For more than two decades, Sylvia Gent has planned, designed, mentored and organized, for the Abbeyfield Houses Society of Prince Albert.
Those contributions were recognized on the national stage last May, as Gent became the first recipient of Abbeyfield Canada’s Robert McMullen Award for Lifetime Volunteering Excellence.
The award was a huge surprise for Gent, who wasn’t even aware she was in the running.
“I was shocked,” Gent chuckled. “I didn’t know that I had been nominated. Then, of course, I was very pleased and very appreciative.”
Part of that appreciation stems from the person the award is named after. Robert McMullen was vital in introducing the non-profit Abbeyfield House concept to Canada, and personally presented the idea at the Prince Albert Housing Conference in 1995. Gent was instrumental in getting his name on the speakers list.
Later, McMullen approached Gent about serving on the Abbeyfield Canada national board, a position she held from 2004 to 2009.
“I knew Bob McMullen very, very well and had a very, very great respect for him,” Gent said. “He just worked his heart out to get Abbeyfield going in Canada.”
Before she started volunteering on the national stage, Gent was working hard back in Saskatchewan. She lobbied for a housing design with a minimum capacity of 14 residents, something that wasn’t common practice in other Abbeyfield Houses, but would help the Prince Albert non-profit cover its operating costs.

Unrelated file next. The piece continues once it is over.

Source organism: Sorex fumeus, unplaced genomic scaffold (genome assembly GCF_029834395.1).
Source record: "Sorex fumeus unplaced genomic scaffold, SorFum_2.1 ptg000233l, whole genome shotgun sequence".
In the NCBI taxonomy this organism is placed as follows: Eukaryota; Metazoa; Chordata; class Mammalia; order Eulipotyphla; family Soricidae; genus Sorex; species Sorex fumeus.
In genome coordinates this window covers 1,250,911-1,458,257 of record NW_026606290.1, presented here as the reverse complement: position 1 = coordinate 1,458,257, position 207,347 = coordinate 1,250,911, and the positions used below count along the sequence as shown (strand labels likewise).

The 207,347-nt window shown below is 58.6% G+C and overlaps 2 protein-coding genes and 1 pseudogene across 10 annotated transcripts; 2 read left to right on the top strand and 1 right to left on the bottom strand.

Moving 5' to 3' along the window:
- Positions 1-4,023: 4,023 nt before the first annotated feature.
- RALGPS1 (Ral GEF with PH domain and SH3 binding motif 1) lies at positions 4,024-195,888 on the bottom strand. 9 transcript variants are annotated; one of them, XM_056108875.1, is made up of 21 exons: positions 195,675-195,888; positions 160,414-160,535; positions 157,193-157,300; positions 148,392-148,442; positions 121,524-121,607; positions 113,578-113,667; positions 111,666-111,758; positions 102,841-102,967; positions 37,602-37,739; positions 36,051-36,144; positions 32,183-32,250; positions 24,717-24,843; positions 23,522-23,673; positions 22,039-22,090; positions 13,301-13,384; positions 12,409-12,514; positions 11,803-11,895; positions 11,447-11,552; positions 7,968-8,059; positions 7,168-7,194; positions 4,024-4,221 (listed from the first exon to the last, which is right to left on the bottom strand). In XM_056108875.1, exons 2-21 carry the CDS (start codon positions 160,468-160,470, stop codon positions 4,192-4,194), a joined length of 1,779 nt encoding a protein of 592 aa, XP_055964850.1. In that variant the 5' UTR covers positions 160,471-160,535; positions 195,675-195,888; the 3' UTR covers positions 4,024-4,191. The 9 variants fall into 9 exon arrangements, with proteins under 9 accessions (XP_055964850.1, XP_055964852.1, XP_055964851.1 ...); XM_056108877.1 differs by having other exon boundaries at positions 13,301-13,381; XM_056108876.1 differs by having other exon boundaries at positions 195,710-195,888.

The plan was accepted, and Prince Albert’s Abbeyfield House opened with 14 residents in August 2001. It was the first Abbeyfield House on the prairies, and has been full ever since. Another house was built in Saskatoon in the years to follow.
“(Sylvia’s) knowledgeable. She’s a leader. She’s a good communicator. She’s a manager,” said Molly Cowie, a fellow board member who joined about a year after Gent. “That’s important, having stability (on the board). It needed a leader and she was a leader. We still depend on her.”
The feeling was mutual. Gent loved the concept of a non-profit seniors housing group, which she said fit perfectly in Prince Albert. However, she came to love and respect the Prince Albert board’s hard work too, and that made her stay as much as anything else.
“Right from day one, we have had a tremendous board,” Gent explained. “It’s just a very supportive board. Everybody gets along. Everybody pitches in and helps out.”
Thanks to its non-profit status, Prince Albert’s Abbeyfield House is able to keep its rent low, while also providing a limited number of subsidies. They’re currently operating at 100 per cent capacity, with waiting list so large that advertising has become unnecessary.
There are currently 20 Abbeyfield Houses in Canada, and although designs vary, the goal is the same: providing low income housing to seniors, while also giving them home cooked meals and a friendly community atmosphere.
The concept has expanded to 10 other countries since first starting in England in 1957. Although the rate of growth has slowed over the years, Gent is still confident the Abbeyfield model has a bright future, especially in Prince Albert.
“In P.A., it is alive and well,” she said. “We don’t see any signs of slowing down.”